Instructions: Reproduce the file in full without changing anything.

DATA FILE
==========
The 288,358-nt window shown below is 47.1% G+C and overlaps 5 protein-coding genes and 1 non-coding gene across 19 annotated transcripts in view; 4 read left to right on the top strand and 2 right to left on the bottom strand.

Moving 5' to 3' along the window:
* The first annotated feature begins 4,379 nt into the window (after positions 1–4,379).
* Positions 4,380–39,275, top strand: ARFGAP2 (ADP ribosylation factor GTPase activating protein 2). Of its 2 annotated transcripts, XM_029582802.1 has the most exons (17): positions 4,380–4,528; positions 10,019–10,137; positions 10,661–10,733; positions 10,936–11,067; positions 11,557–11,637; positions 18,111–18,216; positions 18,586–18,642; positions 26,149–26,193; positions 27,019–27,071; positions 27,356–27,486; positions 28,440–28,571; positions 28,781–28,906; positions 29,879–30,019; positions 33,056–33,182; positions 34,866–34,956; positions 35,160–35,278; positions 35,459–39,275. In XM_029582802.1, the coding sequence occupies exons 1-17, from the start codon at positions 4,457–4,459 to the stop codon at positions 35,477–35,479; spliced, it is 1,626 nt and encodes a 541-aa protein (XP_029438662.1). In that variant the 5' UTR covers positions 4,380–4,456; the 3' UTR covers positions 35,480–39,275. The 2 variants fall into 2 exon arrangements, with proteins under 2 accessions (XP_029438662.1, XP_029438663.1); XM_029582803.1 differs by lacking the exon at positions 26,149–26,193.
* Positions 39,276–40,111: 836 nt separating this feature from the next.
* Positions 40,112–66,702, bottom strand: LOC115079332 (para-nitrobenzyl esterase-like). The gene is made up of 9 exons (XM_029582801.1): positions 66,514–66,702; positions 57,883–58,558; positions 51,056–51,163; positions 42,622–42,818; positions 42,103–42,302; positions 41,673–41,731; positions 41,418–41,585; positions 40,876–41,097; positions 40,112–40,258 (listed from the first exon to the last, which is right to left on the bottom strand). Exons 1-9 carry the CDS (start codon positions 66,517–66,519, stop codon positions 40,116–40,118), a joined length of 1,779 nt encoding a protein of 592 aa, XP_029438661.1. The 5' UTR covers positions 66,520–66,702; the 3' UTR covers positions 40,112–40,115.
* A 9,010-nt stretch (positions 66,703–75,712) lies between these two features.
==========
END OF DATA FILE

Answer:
The 288,358-nt window shown below is 47.1% G+C and overlaps 5 protein-coding genes and 1 non-coding gene across 19 annotated transcripts in view; 4 read left to right on the top strand and 2 right to left on the bottom strand.

Moving 5' to 3' along the window:
* The first annotated feature begins 4,379 nt into the window (after positions 1–4,379).
* Positions 4,380–39,275, top strand: ARFGAP2 (ADP ribosylation factor GTPase activating protein 2). Of its 2 annotated transcripts, XM_029582802.1 has the most exons (17): positions 4,380–4,528; positions 10,019–10,137; positions 10,661–10,733; positions 10,936–11,067; positions 11,557–11,637; positions 18,111–18,216; positions 18,586–18,642; positions 26,149–26,193; positions 27,019–27,071; positions 27,356–27,486; positions 28,440–28,571; positions 28,781–28,906; positions 29,879–30,019; positions 33,056–33,182; positions 34,866–34,956; positions 35,160–35,278; positions 35,459–39,275. In XM_029582802.1, the coding sequence occupies exons 1-17, from the start codon at positions 4,457–4,459 to the stop codon at positions 35,477–35,479; spliced, it is 1,626 nt and encodes a 541-aa protein (XP_029438662.1). In that variant the 5' UTR covers positions 4,380–4,456; the 3' UTR covers positions 35,480–39,275. The 2 variants fall into 2 exon arrangements, with proteins under 2 accessions (XP_029438662.1, XP_029438663.1); XM_029582803.1 differs by lacking the exon at positions 26,149–26,193.
* Positions 39,276–40,111: 836 nt separating this feature from the next.
* Positions 40,112–66,702, bottom strand: LOC115079332 (para-nitrobenzyl esterase-like). The gene is made up of 9 exons (XM_029582801.1): positions 66,514–66,702; positions 57,883–58,558; positions 51,056–51,163; positions 42,622–42,818; positions 42,103–42,302; positions 41,673–41,731; positions 41,418–41,585; positions 40,876–41,097; positions 40,112–40,258 (listed from the first exon to the last, which is right to left on the bottom strand). Exons 1-9 carry the CDS (start codon positions 66,517–66,519, stop codon positions 40,116–40,118), a joined length of 1,779 nt encoding a protein of 592 aa, XP_029438661.1. The 5' UTR covers positions 66,520–66,702; the 3' UTR covers positions 40,112–40,115.
* A 9,010-nt stretch (positions 66,703–75,712) lies between these two features.